Determinants and consequences of Corporate Social Responsibility Assurance: A systematic review of archival research

Research output: Journal contributionsScientific review articlesResearch



This paper aims to analyze the governance-related and financial determinants and consequences of corporate social responsibility assurance (CSRA).

Based on a legitimacy theoretical framework and on the business case argument, the author conducts a structured literature review and includes 66 quantitative peer-reviewed empirical (archival) studies on key CSRA proxies (CSRA adoption, choice of CSR assuror and CSRA quality).

In line with the business case for CSRA, the literature review indicates that internal corporate governance, country-related governance and specific financial determinants as reporting, firm size and industry (sensitivity) have a positive impact on CSRA adoption.
Research limitations/implications

A detailed analysis of CSRA proxies is needed in future archival research to differentiate between symbolic and substantive use of CSRA. In view of the current regulatory initiatives on CSR reporting and their decision usefulness, future research should also analyze in greater depth CSRA proxies as moderator and mediator variables.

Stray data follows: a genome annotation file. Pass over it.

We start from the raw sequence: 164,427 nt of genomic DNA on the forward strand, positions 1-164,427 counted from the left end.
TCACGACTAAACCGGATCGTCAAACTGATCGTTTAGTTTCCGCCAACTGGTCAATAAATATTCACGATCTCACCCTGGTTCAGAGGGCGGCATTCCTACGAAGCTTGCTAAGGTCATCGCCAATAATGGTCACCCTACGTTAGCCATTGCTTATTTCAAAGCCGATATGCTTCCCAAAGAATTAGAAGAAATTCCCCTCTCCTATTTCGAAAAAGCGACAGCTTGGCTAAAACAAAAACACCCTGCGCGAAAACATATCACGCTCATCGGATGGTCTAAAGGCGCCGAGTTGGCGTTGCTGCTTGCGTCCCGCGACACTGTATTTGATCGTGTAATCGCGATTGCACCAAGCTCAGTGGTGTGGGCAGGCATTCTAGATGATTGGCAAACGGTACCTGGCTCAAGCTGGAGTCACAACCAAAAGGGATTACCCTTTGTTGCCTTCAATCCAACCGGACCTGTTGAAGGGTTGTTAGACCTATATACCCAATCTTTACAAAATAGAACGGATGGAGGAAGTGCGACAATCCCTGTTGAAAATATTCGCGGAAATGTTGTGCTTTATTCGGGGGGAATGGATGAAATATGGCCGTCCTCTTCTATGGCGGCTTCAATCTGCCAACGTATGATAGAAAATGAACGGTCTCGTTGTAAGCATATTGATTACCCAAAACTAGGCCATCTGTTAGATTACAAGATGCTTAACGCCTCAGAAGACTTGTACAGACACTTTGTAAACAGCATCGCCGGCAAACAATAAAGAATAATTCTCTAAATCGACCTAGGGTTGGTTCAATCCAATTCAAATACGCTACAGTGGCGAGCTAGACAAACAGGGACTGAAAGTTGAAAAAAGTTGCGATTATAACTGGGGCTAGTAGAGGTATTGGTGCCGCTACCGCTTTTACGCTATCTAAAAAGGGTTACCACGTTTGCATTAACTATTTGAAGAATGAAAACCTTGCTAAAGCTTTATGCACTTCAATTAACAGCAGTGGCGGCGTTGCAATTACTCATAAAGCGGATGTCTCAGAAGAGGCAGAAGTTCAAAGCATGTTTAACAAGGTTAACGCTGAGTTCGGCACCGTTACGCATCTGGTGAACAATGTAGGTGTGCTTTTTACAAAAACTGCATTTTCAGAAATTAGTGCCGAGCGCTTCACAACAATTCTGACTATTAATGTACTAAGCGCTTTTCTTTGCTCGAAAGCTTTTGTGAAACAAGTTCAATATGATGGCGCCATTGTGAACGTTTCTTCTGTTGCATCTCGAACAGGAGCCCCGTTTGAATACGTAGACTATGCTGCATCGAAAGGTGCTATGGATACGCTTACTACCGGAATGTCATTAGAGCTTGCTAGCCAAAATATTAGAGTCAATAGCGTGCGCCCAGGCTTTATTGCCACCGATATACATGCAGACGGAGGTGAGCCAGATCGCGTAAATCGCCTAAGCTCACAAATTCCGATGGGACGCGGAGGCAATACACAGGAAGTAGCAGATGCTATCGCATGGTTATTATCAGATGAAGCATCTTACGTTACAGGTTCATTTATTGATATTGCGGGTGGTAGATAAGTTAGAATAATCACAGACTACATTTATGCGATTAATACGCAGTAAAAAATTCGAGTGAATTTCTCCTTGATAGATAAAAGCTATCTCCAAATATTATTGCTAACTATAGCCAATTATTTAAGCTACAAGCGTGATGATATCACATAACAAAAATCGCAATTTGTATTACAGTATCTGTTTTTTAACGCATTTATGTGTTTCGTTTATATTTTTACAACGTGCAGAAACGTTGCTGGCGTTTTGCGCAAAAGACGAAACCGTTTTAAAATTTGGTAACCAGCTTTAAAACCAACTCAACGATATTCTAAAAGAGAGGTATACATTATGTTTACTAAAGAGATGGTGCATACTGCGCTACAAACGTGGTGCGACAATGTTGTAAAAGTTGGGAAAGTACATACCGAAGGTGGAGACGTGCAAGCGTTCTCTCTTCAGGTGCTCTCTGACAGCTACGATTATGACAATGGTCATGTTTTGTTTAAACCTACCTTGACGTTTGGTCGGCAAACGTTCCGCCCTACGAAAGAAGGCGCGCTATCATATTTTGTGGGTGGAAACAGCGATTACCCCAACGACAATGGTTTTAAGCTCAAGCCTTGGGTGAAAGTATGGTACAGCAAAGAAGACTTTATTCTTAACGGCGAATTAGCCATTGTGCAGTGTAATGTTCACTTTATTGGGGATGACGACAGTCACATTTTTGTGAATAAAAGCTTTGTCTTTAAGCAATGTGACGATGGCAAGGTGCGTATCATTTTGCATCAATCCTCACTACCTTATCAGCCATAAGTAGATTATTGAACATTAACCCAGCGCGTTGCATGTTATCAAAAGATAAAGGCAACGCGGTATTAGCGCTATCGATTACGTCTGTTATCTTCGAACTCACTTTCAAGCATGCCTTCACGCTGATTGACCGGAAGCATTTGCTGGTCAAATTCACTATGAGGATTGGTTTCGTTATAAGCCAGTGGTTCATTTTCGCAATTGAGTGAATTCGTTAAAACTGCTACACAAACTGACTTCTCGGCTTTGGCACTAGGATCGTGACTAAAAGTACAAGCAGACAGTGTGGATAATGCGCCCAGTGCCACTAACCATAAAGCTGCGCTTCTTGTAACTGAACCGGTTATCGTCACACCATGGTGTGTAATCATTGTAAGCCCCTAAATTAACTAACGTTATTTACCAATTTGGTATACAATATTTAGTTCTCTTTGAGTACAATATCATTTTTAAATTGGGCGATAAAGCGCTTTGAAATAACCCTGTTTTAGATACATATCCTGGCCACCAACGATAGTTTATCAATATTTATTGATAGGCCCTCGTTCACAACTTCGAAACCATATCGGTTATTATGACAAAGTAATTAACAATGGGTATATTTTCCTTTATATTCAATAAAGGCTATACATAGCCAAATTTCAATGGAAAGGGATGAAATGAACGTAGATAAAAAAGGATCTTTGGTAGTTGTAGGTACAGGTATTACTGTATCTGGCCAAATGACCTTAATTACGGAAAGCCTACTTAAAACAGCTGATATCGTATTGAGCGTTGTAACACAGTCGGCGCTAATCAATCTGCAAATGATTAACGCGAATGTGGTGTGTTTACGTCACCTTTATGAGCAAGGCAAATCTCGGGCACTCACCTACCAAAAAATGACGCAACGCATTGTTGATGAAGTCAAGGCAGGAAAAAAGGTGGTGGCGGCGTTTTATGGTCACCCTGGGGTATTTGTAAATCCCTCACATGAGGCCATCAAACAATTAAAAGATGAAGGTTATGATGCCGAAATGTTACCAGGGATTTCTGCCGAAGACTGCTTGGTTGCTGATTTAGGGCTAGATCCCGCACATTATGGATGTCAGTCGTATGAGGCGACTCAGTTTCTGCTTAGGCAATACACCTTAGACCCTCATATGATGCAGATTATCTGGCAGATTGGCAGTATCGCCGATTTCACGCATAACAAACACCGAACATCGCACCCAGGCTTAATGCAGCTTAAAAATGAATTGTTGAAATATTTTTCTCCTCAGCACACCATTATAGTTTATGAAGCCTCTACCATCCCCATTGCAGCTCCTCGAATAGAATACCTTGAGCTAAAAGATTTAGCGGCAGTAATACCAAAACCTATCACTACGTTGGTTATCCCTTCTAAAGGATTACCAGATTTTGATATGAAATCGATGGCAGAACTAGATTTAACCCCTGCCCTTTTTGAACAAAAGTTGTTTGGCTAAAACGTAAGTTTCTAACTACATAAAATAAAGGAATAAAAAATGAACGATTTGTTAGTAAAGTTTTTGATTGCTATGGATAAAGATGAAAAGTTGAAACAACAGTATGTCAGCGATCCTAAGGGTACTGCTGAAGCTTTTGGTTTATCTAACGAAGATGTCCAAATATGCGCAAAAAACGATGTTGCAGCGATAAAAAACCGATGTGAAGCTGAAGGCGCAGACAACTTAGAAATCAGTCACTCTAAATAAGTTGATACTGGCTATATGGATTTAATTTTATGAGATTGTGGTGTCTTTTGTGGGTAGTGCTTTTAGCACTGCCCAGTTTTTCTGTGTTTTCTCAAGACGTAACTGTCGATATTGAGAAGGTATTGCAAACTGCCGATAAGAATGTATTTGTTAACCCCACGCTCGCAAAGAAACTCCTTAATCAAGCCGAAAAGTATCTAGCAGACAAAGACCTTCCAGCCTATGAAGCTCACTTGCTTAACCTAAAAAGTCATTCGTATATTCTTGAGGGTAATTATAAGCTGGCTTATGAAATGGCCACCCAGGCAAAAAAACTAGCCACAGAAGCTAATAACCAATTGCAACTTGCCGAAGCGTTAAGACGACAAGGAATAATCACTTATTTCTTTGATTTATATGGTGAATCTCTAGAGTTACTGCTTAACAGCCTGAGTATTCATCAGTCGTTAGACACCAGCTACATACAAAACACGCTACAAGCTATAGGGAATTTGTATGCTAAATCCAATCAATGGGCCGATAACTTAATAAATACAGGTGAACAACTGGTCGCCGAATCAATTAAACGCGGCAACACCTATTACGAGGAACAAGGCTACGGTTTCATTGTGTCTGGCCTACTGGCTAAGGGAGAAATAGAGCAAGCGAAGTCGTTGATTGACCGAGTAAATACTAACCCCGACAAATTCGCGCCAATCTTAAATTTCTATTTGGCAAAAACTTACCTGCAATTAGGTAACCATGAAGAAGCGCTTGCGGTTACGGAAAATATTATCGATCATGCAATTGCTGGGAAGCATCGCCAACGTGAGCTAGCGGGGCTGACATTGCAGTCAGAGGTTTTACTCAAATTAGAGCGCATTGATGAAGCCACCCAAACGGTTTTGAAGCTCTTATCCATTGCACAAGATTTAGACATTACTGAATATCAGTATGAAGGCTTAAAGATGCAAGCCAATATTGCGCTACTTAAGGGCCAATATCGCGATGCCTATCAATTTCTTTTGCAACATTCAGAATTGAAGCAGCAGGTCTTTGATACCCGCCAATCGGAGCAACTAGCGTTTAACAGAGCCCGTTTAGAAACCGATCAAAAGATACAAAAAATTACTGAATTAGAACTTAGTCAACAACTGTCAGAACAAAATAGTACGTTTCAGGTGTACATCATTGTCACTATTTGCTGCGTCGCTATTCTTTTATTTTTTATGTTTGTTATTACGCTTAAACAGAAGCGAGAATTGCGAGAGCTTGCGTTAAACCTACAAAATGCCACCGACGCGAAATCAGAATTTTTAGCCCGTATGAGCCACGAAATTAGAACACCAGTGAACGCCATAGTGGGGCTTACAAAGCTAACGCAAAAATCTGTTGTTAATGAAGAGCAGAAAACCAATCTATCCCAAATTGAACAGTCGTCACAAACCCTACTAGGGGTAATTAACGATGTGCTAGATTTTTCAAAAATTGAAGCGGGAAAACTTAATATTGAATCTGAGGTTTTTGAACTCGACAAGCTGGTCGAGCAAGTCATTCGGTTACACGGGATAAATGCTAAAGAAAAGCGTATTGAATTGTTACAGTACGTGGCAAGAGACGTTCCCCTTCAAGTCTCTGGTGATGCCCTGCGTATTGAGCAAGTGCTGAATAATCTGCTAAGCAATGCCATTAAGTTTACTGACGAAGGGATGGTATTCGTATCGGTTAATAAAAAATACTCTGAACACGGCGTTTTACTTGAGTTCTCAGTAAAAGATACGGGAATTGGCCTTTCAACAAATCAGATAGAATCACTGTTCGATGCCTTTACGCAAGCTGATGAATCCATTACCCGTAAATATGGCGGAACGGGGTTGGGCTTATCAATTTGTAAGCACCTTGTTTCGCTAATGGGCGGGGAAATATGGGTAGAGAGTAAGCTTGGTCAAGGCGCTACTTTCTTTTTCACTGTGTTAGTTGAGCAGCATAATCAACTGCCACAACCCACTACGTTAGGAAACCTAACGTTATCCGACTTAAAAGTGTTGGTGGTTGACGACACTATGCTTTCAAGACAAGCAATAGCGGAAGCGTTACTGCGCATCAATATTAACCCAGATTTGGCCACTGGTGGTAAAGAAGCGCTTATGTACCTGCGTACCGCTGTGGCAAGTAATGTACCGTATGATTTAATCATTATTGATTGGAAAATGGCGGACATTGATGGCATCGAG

Practical implications

With regard to the increased stakeholder demand on CSRA after the financial crisis of 2008–2009, firms should be aware of the value-added of CSRA to increase the decision usefulness of their CSR reports and firm reputation.

The analysis makes useful contributions to prior literature by focussing on empirical quantitative (archival) research method, structuring research on the business case for CSRA with respect to its governance and financial determinants and consequences for firms and stressing moderator analysis in archival CSRA research.
Original languageEnglish
JournalSociety and Business Review
Issue number1
Pages (from-to)1-25
Number of pages25
Publication statusPublished - 21.01.2021